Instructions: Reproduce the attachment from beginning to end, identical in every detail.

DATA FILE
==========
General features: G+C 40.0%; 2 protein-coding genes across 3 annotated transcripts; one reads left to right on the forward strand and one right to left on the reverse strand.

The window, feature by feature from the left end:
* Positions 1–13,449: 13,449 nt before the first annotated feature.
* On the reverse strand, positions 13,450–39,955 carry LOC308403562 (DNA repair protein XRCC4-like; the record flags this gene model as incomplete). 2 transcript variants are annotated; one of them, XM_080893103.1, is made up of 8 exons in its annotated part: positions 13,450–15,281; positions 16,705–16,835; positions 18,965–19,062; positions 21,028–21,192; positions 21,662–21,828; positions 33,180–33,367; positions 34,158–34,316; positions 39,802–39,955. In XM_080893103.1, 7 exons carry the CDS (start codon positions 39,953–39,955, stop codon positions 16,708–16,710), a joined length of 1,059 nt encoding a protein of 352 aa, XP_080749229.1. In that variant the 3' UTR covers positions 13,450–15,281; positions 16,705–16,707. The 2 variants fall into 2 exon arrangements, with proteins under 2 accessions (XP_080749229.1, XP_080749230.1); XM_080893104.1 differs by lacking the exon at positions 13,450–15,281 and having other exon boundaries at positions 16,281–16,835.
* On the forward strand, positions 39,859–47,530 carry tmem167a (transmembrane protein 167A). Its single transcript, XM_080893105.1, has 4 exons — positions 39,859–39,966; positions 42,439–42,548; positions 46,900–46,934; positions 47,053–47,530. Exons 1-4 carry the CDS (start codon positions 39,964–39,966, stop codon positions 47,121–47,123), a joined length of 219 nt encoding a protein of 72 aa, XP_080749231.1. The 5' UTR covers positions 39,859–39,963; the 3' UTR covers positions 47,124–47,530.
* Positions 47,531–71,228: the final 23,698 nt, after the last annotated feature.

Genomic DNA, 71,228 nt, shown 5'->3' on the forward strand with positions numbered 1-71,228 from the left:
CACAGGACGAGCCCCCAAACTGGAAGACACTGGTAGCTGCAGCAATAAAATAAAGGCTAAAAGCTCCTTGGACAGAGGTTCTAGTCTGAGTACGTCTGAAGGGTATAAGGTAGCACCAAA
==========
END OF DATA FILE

General features: G+C 40.0%; 2 protein-coding genes across 3 annotated transcripts; one reads left to right on the forward strand and one right to left on the reverse strand.

The window, feature by feature from the left end:
* Positions 1–13,449: 13,449 nt before the first annotated feature.
* On the reverse strand, positions 13,450–39,955 carry LOC308403562 (DNA repair protein XRCC4-like; the record flags this gene model as incomplete). 2 transcript variants are annotated; one of them, XM_080893103.1, is made up of 8 exons in its annotated part: positions 13,450–15,281; positions 16,705–16,835; positions 18,965–19,062; positions 21,028–21,192; positions 21,662–21,828; positions 33,180–33,367; positions 34,158–34,316; positions 39,802–39,955. In XM_080893103.1, 7 exons carry the CDS (start codon positions 39,953–39,955, stop codon positions 16,708–16,710), a joined length of 1,059 nt encoding a protein of 352 aa, XP_080749229.1. In that variant the 3' UTR covers positions 13,450–15,281; positions 16,705–16,707. The 2 variants fall into 2 exon arrangements, with proteins under 2 accessions (XP_080749229.1, XP_080749230.1); XM_080893104.1 differs by lacking the exon at positions 13,450–15,281 and having other exon boundaries at positions 16,281–16,835.
* On the forward strand, positions 39,859–47,530 carry tmem167a (transmembrane protein 167A). Its single transcript, XM_080893105.1, has 4 exons — positions 39,859–39,966; positions 42,439–42,548; positions 46,900–46,934; positions 47,053–47,530. Exons 1-4 carry the CDS (start codon positions 39,964–39,966, stop codon positions 47,121–47,123), a joined length of 219 nt encoding a protein of 72 aa, XP_080749231.1. The 5' UTR covers positions 39,859–39,963; the 3' UTR covers positions 47,124–47,530.
* Positions 47,531–71,228: the final 23,698 nt, after the last annotated feature.

Genomic DNA, 71,228 nt, shown 5'->3' on the forward strand with positions numbered 1-71,228 from the left:
CACAGGACGAGCCCCCAAACTGGAAGACACTGGTAGCTGCAGCAATAAAATAAAGGCTAAAAGCTCCTTGGACAGAGGTTCTAGTCTGAGTACGTCTGAAGGGTATAAGGTAGCACCAAA